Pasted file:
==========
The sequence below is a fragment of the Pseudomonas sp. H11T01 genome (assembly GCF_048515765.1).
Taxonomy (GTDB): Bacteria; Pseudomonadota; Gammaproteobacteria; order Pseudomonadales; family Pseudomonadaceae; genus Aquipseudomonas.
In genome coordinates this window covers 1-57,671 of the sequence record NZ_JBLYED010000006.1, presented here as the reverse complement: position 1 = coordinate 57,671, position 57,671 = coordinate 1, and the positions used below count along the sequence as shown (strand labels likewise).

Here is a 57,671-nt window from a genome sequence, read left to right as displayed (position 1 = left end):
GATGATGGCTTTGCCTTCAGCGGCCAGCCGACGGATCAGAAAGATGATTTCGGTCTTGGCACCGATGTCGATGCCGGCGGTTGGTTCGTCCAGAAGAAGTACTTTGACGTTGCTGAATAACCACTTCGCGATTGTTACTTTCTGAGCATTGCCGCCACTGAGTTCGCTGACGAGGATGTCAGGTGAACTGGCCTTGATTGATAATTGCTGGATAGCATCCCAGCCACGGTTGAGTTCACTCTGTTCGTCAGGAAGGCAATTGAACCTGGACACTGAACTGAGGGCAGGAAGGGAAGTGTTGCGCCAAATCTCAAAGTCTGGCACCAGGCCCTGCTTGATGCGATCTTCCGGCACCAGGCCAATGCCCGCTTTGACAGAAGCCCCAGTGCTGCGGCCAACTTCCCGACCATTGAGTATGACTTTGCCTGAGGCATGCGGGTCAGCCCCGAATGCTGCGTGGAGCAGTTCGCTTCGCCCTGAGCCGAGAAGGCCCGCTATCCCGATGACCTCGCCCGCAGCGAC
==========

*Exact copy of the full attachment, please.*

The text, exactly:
The sequence below is a fragment of the Pseudomonas sp. H11T01 genome (assembly GCF_048515765.1).
Taxonomy (GTDB): Bacteria; Pseudomonadota; Gammaproteobacteria; order Pseudomonadales; family Pseudomonadaceae; genus Aquipseudomonas.
In genome coordinates this window covers 1-57,671 of the sequence record NZ_JBLYED010000006.1, presented here as the reverse complement: position 1 = coordinate 57,671, position 57,671 = coordinate 1, and the positions used below count along the sequence as shown (strand labels likewise).

Here is a 57,671-nt window from a genome sequence, read left to right as displayed (position 1 = left end):
GATGATGGCTTTGCCTTCAGCGGCCAGCCGACGGATCAGAAAGATGATTTCGGTCTTGGCACCGATGTCGATGCCGGCGGTTGGTTCGTCCAGAAGAAGTACTTTGACGTTGCTGAATAACCACTTCGCGATTGTTACTTTCTGAGCATTGCCGCCACTGAGTTCGCTGACGAGGATGTCAGGTGAACTGGCCTTGATTGATAATTGCTGGATAGCATCCCAGCCACGGTTGAGTTCACTCTGTTCGTCAGGAAGGCAATTGAACCTGGACACTGAACTGAGGGCAGGAAGGGAAGTGTTGCGCCAAATCTCAAAGTCTGGCACCAGGCCCTGCTTGATGCGATCTTCCGGCACCAGGCCAATGCCCGCTTTGACAGAAGCCCCAGTGCTGCGGCCAACTTCCCGACCATTGAGTATGACTTTGCCTGAGGCATGCGGGTCAGCCCCGAATGCTGCGTGGAGCAGTTCGCTTCGCCCTGAGCCGAGAAGGCCCGCTATCCCGATGACCTCGCCCGCAGCGAC